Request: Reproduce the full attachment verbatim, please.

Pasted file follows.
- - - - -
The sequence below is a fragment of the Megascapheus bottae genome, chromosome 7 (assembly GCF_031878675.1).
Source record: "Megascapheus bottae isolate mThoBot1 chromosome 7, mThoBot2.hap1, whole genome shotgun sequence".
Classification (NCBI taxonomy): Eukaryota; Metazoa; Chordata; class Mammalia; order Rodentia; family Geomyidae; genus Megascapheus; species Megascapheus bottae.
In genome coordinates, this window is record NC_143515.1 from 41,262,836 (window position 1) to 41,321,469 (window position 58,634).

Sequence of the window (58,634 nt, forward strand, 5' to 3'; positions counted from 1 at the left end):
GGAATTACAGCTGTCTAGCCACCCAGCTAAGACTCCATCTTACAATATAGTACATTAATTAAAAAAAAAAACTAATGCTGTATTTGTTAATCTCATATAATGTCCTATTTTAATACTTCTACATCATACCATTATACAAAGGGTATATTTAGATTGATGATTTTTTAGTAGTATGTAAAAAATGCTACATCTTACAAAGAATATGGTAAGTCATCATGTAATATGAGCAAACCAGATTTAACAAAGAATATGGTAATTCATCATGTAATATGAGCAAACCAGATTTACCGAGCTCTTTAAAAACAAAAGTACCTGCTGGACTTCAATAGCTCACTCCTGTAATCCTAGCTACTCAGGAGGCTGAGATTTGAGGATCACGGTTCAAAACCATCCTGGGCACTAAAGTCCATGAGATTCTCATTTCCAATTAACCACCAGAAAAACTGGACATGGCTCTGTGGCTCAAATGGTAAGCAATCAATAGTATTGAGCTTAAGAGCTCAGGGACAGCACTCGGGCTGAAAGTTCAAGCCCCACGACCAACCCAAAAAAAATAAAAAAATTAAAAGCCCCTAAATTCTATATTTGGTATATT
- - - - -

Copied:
The sequence below is a fragment of the Megascapheus bottae genome, chromosome 7 (assembly GCF_031878675.1).
Source record: "Megascapheus bottae isolate mThoBot1 chromosome 7, mThoBot2.hap1, whole genome shotgun sequence".
Classification (NCBI taxonomy): Eukaryota; Metazoa; Chordata; class Mammalia; order Rodentia; family Geomyidae; genus Megascapheus; species Megascapheus bottae.
In genome coordinates, this window is record NC_143515.1 from 41,262,836 (window position 1) to 41,321,469 (window position 58,634).

Sequence of the window (58,634 nt, forward strand, 5' to 3'; positions counted from 1 at the left end):
GGAATTACAGCTGTCTAGCCACCCAGCTAAGACTCCATCTTACAATATAGTACATTAATTAAAAAAAAAAACTAATGCTGTATTTGTTAATCTCATATAATGTCCTATTTTAATACTTCTACATCATACCATTATACAAAGGGTATATTTAGATTGATGATTTTTTAGTAGTATGTAAAAAATGCTACATCTTACAAAGAATATGGTAAGTCATCATGTAATATGAGCAAACCAGATTTAACAAAGAATATGGTAATTCATCATGTAATATGAGCAAACCAGATTTACCGAGCTCTTTAAAAACAAAAGTACCTGCTGGACTTCAATAGCTCACTCCTGTAATCCTAGCTACTCAGGAGGCTGAGATTTGAGGATCACGGTTCAAAACCATCCTGGGCACTAAAGTCCATGAGATTCTCATTTCCAATTAACCACCAGAAAAACTGGACATGGCTCTGTGGCTCAAATGGTAAGCAATCAATAGTATTGAGCTTAAGAGCTCAGGGACAGCACTCGGGCTGAAAGTTCAAGCCCCACGACCAACCCAAAAAAAATAAAAAAATTAAAAGCCCCTAAATTCTATATTTGGTATATT